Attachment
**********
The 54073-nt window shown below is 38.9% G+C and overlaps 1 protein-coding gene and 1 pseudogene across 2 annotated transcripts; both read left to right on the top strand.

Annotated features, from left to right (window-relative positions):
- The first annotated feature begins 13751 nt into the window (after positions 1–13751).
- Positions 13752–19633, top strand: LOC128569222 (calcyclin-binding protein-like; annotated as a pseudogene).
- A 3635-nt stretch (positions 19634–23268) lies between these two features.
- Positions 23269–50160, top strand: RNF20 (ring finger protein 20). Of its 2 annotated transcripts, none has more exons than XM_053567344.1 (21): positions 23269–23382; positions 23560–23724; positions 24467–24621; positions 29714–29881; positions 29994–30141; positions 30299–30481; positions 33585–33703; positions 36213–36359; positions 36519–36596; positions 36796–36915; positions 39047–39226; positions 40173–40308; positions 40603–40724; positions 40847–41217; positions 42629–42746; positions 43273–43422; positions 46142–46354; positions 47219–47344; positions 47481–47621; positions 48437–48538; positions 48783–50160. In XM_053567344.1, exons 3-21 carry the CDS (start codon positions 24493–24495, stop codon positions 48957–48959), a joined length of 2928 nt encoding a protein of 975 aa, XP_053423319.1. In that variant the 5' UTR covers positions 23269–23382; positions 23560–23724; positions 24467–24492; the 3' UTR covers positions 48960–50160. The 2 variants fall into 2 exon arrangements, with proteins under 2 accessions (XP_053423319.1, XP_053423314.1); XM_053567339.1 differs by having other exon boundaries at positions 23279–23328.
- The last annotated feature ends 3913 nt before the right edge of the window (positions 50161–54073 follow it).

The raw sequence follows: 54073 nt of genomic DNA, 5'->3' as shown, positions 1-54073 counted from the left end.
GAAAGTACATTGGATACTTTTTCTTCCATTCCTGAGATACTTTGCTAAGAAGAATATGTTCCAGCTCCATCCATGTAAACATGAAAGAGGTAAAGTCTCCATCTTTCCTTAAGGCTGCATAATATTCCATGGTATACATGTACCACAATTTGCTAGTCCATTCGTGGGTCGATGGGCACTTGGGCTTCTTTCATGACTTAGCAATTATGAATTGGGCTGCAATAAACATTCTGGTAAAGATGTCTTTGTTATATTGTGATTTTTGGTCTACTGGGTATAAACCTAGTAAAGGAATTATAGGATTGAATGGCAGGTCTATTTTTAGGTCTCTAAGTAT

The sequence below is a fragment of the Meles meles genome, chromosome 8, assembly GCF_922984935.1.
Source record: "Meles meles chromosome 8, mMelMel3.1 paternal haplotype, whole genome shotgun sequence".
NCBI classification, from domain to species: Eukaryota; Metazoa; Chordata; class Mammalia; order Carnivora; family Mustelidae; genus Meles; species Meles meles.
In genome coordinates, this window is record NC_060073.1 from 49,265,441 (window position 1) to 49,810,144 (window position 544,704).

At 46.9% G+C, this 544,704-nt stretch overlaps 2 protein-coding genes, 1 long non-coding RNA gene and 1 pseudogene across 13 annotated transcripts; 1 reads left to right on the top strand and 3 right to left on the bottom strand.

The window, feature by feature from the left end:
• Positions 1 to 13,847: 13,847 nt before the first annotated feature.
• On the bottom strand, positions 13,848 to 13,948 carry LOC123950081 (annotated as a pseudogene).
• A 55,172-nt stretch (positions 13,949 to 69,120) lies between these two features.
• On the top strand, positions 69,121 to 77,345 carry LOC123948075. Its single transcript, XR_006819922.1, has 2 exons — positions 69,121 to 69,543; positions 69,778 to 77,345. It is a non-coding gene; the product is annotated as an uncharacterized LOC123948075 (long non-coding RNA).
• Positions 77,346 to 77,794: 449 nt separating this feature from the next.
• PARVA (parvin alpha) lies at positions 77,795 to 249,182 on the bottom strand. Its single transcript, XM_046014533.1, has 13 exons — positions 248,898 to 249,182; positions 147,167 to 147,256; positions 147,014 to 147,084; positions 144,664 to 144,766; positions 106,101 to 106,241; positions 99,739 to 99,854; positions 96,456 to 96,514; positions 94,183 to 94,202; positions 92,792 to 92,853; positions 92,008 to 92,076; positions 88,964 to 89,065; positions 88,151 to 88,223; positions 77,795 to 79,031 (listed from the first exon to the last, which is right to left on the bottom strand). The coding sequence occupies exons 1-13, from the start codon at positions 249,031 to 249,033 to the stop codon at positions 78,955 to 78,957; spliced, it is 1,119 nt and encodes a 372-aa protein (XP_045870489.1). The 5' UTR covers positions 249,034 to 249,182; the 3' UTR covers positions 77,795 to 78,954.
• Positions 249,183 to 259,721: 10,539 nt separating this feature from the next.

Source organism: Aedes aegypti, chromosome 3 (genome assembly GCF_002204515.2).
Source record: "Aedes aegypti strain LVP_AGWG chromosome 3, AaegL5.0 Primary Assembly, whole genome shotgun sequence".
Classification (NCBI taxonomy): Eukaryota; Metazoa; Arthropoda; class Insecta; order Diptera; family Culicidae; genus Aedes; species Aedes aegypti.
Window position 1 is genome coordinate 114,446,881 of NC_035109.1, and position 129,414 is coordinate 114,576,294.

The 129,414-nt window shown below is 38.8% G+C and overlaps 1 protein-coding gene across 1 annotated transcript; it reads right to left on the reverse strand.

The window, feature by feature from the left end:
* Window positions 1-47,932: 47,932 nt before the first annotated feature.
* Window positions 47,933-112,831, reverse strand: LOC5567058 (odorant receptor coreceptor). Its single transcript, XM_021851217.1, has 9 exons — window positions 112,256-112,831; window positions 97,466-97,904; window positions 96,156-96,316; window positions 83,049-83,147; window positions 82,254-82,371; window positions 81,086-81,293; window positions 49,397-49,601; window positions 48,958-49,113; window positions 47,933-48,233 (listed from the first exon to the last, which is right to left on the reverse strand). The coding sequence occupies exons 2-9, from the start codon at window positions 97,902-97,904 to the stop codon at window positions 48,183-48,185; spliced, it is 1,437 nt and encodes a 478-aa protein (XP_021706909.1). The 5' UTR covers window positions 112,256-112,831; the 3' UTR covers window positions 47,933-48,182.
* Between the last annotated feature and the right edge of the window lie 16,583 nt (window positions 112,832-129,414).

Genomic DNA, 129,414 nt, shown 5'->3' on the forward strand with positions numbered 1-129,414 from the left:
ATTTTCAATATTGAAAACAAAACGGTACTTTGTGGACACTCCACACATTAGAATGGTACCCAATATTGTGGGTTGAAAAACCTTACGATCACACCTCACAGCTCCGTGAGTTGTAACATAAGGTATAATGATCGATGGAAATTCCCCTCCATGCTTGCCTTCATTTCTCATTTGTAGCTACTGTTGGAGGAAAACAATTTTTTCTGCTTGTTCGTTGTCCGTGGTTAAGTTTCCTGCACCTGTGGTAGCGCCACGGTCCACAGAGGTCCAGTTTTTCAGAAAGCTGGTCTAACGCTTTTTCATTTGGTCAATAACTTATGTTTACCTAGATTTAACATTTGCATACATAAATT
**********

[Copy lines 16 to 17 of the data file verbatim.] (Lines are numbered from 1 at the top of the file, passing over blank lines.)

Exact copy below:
• Positions 1 to 13,847: 13,847 nt before the first annotated feature.
• On the bottom strand, positions 13,848 to 13,948 carry LOC123950081 (annotated as a pseudogene).